The FHA Hastens Its Retreat from the Mortgage Market
After being the main backstop for U.S. home loans for the past six years ago, the Federal Housing Administration is taking bold actions to reduce its share of the market.
Starting in January, the FHA will lower its maximum loan limits in most housing markets, with the aim of forcing buyers at the higher end to turn to private sources. The new maximum in the highest price markets like San Francisco and New York will fall to $625,500, down from the current limit of $729,750. Each area has a limit tied to its median home price. Roughly 650 counties across the country will be affected by lower limits.
The FHA's mission over its 79-year history has been to help those with limited resources to realize the dream of homeownership. The agency does not make mortgages itself, but guarantees loans made by other lenders if they meet FHA loan standards. It's loans require down payments as low as 3.5 percent and the credit standards are not as stringent as conventional loans, making them the go-to loans for most first-time homebuyers.
Since the mortgage meltdown several years ago, the FHA filled the home loan vacuum created by private lenders leaving the risky market. The loan limits were raised by the Economic Stimulus Act of 2008 as "emergency measures to assure that mortgage credit was widely available during a time when private lending options were severely constrained." The temporarily higher limits were originally intended to be dropped in January 2009, but Congress extended out the deadline several times as the housing market continued to flounder. With few private lenders willing to take on the risk of low-down payment loans, the FHA's share of mortgages grew to one-third of all home loans by last year.
"As the housing market continues its recovery, it is important for FHA to evaluate the role we need to play," said FHA Commissioner Carol Galante in a press release. "Implementing lower loan limits is an important and appropriate step as private capital returns to portions of the market and enables FHA to concentrate on those borrowers that are still under-served."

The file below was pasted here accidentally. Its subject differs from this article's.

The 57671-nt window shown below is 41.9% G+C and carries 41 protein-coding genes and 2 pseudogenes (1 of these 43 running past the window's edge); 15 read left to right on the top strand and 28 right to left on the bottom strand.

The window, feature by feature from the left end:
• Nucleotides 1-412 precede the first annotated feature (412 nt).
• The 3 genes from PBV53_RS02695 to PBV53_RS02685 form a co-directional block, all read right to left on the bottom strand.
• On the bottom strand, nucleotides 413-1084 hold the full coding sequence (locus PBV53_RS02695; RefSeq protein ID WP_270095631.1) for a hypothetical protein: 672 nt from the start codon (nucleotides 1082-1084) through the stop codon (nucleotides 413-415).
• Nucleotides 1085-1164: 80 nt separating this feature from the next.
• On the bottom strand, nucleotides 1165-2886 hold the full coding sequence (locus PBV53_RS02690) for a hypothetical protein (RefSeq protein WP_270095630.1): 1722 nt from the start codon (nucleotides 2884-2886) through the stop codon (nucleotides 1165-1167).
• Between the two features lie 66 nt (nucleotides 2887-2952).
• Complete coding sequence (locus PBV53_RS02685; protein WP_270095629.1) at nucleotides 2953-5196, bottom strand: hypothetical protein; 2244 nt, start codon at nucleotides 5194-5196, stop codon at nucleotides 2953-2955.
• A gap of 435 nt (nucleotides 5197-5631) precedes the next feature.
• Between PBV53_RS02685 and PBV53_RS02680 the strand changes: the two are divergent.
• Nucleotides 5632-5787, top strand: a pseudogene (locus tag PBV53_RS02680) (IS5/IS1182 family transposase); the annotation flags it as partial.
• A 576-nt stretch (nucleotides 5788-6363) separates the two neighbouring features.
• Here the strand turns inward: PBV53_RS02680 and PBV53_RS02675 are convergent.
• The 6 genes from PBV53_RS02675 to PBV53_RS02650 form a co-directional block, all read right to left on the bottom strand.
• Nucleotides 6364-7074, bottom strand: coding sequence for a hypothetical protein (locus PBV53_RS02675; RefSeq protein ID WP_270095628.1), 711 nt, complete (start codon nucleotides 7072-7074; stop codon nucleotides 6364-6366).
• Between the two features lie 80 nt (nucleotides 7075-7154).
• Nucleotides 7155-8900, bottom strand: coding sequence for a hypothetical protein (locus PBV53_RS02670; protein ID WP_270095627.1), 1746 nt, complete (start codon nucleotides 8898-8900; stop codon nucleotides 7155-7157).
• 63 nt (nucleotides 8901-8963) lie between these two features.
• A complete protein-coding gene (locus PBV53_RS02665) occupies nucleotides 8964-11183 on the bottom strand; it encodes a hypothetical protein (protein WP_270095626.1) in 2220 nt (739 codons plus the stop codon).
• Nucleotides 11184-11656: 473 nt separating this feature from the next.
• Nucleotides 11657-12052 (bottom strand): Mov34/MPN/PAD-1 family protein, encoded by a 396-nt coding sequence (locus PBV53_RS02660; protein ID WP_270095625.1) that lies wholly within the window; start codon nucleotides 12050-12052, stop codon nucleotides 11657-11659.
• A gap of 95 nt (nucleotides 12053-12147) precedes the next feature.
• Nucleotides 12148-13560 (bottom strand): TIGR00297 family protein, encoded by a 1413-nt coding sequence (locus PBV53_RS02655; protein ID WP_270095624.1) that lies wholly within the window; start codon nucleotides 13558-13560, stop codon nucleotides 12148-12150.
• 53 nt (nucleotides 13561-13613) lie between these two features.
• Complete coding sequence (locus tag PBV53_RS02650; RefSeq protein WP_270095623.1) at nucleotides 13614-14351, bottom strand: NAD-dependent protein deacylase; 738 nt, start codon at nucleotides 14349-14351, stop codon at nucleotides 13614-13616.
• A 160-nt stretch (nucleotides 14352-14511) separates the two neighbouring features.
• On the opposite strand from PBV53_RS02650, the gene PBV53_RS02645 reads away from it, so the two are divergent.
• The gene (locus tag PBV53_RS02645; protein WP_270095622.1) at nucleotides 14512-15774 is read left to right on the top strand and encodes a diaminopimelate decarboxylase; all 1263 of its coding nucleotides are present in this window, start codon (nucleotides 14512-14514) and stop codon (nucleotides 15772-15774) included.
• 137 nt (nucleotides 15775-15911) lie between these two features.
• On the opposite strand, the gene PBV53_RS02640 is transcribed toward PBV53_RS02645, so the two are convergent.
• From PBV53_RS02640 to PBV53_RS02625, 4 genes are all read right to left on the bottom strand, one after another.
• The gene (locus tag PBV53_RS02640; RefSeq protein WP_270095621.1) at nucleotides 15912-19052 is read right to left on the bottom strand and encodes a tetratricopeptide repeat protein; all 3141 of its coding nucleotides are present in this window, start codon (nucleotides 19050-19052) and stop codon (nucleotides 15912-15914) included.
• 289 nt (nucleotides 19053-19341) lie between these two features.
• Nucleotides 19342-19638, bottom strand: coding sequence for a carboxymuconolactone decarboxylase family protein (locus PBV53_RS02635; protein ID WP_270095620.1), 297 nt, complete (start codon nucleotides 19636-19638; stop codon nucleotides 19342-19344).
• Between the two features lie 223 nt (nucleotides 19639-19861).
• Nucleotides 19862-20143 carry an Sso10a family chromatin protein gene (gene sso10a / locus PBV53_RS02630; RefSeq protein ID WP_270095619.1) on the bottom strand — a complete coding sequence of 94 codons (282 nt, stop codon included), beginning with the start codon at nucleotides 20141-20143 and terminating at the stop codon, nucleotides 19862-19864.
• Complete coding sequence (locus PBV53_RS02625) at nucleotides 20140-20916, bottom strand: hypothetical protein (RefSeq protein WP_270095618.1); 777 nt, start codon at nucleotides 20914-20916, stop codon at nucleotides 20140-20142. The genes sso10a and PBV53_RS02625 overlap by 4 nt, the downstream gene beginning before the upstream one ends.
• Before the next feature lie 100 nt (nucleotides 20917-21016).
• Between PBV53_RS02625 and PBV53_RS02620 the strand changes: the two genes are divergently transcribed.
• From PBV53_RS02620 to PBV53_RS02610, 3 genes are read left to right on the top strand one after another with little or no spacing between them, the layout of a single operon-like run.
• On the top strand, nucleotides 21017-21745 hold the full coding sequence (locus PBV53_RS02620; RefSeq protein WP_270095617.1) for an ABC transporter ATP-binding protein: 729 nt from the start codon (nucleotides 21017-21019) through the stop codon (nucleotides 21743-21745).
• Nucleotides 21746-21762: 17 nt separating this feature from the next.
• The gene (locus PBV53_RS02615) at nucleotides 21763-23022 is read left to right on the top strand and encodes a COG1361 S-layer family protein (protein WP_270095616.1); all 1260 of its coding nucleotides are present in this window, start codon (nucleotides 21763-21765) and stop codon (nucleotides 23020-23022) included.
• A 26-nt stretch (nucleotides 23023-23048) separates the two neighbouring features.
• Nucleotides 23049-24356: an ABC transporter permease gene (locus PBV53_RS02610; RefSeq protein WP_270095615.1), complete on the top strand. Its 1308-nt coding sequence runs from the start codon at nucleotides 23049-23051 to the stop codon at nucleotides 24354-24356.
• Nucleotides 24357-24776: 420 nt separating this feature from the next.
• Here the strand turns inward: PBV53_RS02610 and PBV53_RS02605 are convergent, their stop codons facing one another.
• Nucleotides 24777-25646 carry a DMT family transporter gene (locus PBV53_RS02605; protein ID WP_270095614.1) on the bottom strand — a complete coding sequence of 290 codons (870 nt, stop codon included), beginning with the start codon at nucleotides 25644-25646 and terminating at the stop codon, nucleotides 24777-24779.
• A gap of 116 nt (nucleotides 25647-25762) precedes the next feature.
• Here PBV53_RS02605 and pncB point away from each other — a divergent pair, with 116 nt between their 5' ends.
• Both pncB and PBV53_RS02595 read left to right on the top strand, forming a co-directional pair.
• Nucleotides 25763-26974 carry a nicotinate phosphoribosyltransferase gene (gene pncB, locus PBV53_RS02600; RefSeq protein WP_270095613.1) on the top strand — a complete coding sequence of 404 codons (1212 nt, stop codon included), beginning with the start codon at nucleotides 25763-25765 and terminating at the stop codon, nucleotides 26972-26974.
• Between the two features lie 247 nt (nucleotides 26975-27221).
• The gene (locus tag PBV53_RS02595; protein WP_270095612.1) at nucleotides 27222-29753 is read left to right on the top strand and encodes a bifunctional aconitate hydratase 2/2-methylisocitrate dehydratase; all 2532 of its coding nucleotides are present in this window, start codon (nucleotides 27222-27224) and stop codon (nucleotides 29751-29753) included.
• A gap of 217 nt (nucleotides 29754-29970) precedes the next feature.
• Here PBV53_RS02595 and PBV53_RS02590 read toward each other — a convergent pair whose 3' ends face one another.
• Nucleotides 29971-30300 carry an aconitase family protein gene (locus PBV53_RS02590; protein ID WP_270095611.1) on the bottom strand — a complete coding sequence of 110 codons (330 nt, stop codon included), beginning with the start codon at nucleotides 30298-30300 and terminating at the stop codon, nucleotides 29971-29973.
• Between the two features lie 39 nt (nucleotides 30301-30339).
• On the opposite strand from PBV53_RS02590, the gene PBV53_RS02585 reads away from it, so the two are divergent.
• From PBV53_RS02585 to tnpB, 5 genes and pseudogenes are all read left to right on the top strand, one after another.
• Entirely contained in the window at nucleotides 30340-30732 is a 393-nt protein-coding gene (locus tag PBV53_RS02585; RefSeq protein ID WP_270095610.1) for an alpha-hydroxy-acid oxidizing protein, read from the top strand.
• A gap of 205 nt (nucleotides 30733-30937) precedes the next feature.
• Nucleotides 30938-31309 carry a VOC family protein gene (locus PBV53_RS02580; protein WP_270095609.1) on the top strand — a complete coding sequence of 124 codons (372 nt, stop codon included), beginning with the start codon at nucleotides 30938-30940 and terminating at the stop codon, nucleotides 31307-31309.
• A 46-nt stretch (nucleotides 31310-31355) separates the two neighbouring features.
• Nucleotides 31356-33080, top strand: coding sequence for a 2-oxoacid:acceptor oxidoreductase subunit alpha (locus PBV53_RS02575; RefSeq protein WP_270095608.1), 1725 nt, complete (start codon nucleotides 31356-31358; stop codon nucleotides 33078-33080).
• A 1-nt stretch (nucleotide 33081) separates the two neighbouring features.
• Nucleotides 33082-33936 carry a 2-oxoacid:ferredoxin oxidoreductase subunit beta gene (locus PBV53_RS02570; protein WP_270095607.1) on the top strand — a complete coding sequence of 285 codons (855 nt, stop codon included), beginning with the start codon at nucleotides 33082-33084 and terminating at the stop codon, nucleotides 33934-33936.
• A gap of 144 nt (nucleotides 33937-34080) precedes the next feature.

Lowering the limits will also help the FHA get back on solid financial footing. The agency backed a large portion of the loans made in the first years of the Great Recession, many of which soured as well, resulting in major losses. The FHA has repeatedly raised its insurance premiums over the past few years to bolster it reserves and dig out of the fiscal hole, but those measures have been enough. The situation got bad enough that this year the FHA had to ask the U.S. Treasury for a $1.7 billion loan.
Proponents of the lower limits say that enough private capital has returned to the mortgage markets to allow the FHA to play a smaller part. And by guaranteeing fewer loans, taxpayers will not be on the hook for as much money.
Yet others say there is still reason to be concerned about the strength of the housing market. Pending home sales have fallen for the past five months, according to the National Association of Realtors and the Mortgage Bankers Association reported that mortgage applications have declined for the past five straight week, falling by double digits last week. At the same time mortgage interest rates have been rising and prices have been far outpacing income growth.
At the very least, as FHA loans become less attractive to borrowers, it gives private lenders a chance to step up and provide some competitive options to government-backed loans.